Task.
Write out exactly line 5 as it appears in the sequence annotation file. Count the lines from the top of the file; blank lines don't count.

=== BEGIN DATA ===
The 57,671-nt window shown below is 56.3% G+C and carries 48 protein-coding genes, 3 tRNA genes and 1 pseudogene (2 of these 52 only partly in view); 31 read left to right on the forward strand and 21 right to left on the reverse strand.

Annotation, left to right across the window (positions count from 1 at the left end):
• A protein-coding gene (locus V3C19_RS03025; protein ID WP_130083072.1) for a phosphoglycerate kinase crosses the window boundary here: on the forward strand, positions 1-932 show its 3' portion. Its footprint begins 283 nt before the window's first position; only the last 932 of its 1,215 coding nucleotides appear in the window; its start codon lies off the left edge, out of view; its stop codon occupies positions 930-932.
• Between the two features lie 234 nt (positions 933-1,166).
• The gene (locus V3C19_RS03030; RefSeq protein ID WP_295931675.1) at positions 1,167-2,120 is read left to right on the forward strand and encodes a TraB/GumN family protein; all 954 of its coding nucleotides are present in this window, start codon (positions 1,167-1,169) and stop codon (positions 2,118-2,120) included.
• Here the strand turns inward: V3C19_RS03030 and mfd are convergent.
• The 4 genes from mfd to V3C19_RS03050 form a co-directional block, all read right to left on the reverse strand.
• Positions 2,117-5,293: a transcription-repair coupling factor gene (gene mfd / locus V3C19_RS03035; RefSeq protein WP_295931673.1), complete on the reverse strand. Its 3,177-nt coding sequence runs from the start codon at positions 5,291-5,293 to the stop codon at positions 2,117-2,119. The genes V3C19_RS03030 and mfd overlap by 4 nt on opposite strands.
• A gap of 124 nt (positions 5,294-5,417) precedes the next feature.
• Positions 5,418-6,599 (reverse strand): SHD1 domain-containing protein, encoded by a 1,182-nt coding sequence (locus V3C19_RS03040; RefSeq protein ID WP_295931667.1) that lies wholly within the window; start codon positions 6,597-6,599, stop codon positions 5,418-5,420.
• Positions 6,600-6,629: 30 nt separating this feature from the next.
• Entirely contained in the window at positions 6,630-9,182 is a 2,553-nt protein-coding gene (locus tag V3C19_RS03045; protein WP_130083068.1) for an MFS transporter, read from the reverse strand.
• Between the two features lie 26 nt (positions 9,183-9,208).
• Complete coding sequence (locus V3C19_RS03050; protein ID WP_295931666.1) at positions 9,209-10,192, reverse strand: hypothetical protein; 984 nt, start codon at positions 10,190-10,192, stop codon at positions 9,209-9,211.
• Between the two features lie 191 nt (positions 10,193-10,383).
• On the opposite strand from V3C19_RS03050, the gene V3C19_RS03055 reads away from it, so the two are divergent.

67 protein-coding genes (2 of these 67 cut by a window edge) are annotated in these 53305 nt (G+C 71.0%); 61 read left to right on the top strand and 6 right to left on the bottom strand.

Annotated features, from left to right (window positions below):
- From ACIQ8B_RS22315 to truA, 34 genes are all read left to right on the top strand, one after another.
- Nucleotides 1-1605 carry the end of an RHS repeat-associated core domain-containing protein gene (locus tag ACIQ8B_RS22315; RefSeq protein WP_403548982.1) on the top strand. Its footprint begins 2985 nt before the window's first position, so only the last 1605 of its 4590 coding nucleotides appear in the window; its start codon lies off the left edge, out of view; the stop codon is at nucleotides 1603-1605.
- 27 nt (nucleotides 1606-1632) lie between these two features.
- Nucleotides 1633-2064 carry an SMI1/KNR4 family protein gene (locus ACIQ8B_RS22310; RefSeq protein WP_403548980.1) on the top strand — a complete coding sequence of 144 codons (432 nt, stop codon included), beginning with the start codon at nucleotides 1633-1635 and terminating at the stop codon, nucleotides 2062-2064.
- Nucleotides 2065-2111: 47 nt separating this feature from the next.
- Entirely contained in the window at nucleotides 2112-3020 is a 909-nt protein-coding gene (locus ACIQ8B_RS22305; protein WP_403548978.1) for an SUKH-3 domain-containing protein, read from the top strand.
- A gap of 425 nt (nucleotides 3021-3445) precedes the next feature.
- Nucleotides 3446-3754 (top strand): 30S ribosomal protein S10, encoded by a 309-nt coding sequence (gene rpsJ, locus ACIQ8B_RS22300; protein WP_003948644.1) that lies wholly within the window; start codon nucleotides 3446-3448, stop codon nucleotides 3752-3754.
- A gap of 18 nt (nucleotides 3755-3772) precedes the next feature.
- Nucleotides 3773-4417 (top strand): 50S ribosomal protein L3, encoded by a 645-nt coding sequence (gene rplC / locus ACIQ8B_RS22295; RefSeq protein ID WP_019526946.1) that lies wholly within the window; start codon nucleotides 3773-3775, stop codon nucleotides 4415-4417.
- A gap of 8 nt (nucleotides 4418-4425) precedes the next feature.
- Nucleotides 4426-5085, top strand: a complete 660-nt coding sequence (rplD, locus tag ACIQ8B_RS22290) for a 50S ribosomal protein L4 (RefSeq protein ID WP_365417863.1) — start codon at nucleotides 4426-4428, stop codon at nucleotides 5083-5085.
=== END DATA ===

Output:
• The gene (locus V3C19_RS03030; RefSeq protein ID WP_295931675.1) at positions 1,167-2,120 is read left to right on the forward strand and encodes a TraB/GumN family protein; all 954 of its coding nucleotides are present in this window, start codon (positions 1,167-1,169) and stop codon (positions 2,118-2,120) included.